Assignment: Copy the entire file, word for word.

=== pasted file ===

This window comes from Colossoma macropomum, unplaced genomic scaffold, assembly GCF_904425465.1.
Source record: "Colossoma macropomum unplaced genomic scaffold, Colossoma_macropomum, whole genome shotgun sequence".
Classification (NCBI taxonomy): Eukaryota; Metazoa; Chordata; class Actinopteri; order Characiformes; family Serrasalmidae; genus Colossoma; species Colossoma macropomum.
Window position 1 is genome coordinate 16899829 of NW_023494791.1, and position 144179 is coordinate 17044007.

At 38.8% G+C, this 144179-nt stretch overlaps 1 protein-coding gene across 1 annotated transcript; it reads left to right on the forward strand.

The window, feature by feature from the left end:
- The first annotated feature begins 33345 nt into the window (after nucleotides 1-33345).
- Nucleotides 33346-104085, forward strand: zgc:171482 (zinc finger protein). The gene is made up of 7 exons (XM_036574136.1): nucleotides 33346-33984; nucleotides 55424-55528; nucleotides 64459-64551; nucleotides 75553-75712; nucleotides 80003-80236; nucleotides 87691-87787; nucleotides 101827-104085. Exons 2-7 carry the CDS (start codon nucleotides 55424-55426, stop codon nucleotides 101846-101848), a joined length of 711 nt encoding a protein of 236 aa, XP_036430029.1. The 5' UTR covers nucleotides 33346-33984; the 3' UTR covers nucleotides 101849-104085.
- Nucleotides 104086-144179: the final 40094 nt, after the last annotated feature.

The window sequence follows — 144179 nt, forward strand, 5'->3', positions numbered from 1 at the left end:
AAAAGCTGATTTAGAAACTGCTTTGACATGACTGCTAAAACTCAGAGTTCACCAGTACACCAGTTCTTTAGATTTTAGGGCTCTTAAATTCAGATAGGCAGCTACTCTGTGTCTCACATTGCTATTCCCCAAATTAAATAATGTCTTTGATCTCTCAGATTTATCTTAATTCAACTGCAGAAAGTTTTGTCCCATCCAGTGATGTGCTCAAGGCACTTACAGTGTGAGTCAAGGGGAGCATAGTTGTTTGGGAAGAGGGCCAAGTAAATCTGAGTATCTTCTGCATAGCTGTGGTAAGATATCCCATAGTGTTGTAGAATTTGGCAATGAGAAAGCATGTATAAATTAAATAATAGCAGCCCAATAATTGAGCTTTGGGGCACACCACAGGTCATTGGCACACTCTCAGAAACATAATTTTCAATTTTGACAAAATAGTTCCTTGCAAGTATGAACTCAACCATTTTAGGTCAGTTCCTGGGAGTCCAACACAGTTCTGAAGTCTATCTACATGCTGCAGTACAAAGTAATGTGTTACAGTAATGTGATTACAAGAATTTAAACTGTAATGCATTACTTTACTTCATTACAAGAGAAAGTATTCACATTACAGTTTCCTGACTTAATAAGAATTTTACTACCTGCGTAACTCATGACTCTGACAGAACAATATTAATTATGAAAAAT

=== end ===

This window comes from Colossoma macropomum, unplaced genomic scaffold, assembly GCF_904425465.1.
Source record: "Colossoma macropomum unplaced genomic scaffold, Colossoma_macropomum, whole genome shotgun sequence".
Classification (NCBI taxonomy): Eukaryota; Metazoa; Chordata; class Actinopteri; order Characiformes; family Serrasalmidae; genus Colossoma; species Colossoma macropomum.
Window position 1 is genome coordinate 16899829 of NW_023494791.1, and position 144179 is coordinate 17044007.

At 38.8% G+C, this 144179-nt stretch overlaps 1 protein-coding gene across 1 annotated transcript; it reads left to right on the forward strand.

The window, feature by feature from the left end:
- The first annotated feature begins 33345 nt into the window (after nucleotides 1-33345).
- Nucleotides 33346-104085, forward strand: zgc:171482 (zinc finger protein). The gene is made up of 7 exons (XM_036574136.1): nucleotides 33346-33984; nucleotides 55424-55528; nucleotides 64459-64551; nucleotides 75553-75712; nucleotides 80003-80236; nucleotides 87691-87787; nucleotides 101827-104085. Exons 2-7 carry the CDS (start codon nucleotides 55424-55426, stop codon nucleotides 101846-101848), a joined length of 711 nt encoding a protein of 236 aa, XP_036430029.1. The 5' UTR covers nucleotides 33346-33984; the 3' UTR covers nucleotides 101849-104085.
- Nucleotides 104086-144179: the final 40094 nt, after the last annotated feature.

The window sequence follows — 144179 nt, forward strand, 5'->3', positions numbered from 1 at the left end:
AAAAGCTGATTTAGAAACTGCTTTGACATGACTGCTAAAACTCAGAGTTCACCAGTACACCAGTTCTTTAGATTTTAGGGCTCTTAAATTCAGATAGGCAGCTACTCTGTGTCTCACATTGCTATTCCCCAAATTAAATAATGTCTTTGATCTCTCAGATTTATCTTAATTCAACTGCAGAAAGTTTTGTCCCATCCAGTGATGTGCTCAAGGCACTTACAGTGTGAGTCAAGGGGAGCATAGTTGTTTGGGAAGAGGGCCAAGTAAATCTGAGTATCTTCTGCATAGCTGTGGTAAGATATCCCATAGTGTTGTAGAATTTGGCAATGAGAAAGCATGTATAAATTAAATAATAGCAGCCCAATAATTGAGCTTTGGGGCACACCACAGGTCATTGGCACACTCTCAGAAACATAATTTTCAATTTTGACAAAATAGTTCCTTGCAAGTATGAACTCAACCATTTTAGGTCAGTTCCTGGGAGTCCAACACAGTTCTGAAGTCTATCTACATGCTGCAGTACAAAGTAATGTGTTACAGTAATGTGATTACAAGAATTTAAACTGTAATGCATTACTTTACTTCATTACAAGAGAAAGTATTCACATTACAGTTTCCTGACTTAATAAGAATTTTACTACCTGCGTAACTCATGACTCTGACAGAACAATATTAATTATGAAAAAT